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DeepMind’s AlphaGo: Google Breakthrough in Artificial Intelligence

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AlphaGo beats human

In January 2016, Google (GOOGL) revealed its AlphaGo game-playing software, which had already beaten the professional European Go Player Fan Hui in October 2015. AlphaGo is an AI (artificial intelligence) software product developed by Google’s subsidiary DeepMind. AlphaGo learns by itself based on the experiences gained over the period.

Google is running several versions of this software, which helps AlphaGo play unlimited games against itself. As a result, it allows the software to experience and acquire knowledge at a faster rate than a human can.

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AlphaGo leaves Deep Blue behind

Recently, Google’s (GOOG) DeepMind has made a breakthrough in artificial intelligence by beating Lee Sedol, the world’s best Korean player of Go. DeepMind’s success came as a surprise for experts who believed that AlphaGo would take around ten years to beat the top-ranked professionals players of Go. The search engine giant has already deployed AI in its range of products such as automatically writing e-mails, suggesting YouTube videos, and driving an autonomous car.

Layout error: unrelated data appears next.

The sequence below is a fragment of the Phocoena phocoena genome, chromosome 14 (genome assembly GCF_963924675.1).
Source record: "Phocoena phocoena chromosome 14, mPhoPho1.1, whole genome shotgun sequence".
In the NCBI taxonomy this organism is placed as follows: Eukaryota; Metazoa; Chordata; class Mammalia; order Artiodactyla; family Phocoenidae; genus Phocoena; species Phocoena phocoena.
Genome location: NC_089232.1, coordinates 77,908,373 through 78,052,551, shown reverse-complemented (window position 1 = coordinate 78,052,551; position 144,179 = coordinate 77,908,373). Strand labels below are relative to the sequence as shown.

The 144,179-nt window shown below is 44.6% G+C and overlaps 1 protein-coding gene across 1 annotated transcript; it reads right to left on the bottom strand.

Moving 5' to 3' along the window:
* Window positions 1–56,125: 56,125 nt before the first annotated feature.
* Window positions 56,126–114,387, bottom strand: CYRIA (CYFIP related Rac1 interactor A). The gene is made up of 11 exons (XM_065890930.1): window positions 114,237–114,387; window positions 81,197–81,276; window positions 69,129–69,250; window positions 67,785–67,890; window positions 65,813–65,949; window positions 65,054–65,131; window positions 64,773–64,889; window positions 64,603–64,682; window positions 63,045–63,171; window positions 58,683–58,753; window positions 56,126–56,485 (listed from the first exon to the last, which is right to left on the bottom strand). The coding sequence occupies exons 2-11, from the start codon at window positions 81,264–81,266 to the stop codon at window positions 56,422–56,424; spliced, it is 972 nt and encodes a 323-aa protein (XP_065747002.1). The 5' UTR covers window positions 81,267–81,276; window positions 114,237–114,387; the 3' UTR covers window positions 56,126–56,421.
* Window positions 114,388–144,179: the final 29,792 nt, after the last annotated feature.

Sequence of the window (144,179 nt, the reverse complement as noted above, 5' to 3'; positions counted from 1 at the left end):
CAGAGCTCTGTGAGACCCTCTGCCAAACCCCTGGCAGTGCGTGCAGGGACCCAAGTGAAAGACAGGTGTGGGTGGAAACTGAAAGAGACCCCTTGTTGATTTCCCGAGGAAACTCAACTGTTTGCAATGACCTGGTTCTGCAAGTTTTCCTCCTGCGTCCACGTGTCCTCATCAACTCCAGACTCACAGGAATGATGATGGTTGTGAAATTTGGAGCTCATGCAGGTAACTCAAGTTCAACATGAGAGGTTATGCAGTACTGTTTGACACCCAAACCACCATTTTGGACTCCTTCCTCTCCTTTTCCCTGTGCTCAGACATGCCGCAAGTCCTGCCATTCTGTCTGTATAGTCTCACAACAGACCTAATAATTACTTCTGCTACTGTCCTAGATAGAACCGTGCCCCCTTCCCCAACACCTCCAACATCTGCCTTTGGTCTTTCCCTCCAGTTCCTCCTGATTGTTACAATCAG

AlphaGo is a computer program that uses millions of connections that mimic the structure of the human brain to recognize patterns and make intuitive judgments. DeepMind also plans to devise the existing algorithm that requires less knowledge of the game by changing the Go board (a square of 19-by-19 line grids), to check AlphaGo’s consistency. AlphaGo is a contrast to the IBM’s (IBM) Deep Blue, which was mainly designed to play chess in 1997.

Microsoft (MSFT) and Google (GOOG) constitute 7.4% and 4.5% of the PowerShares QQQ ETF (QQQ)

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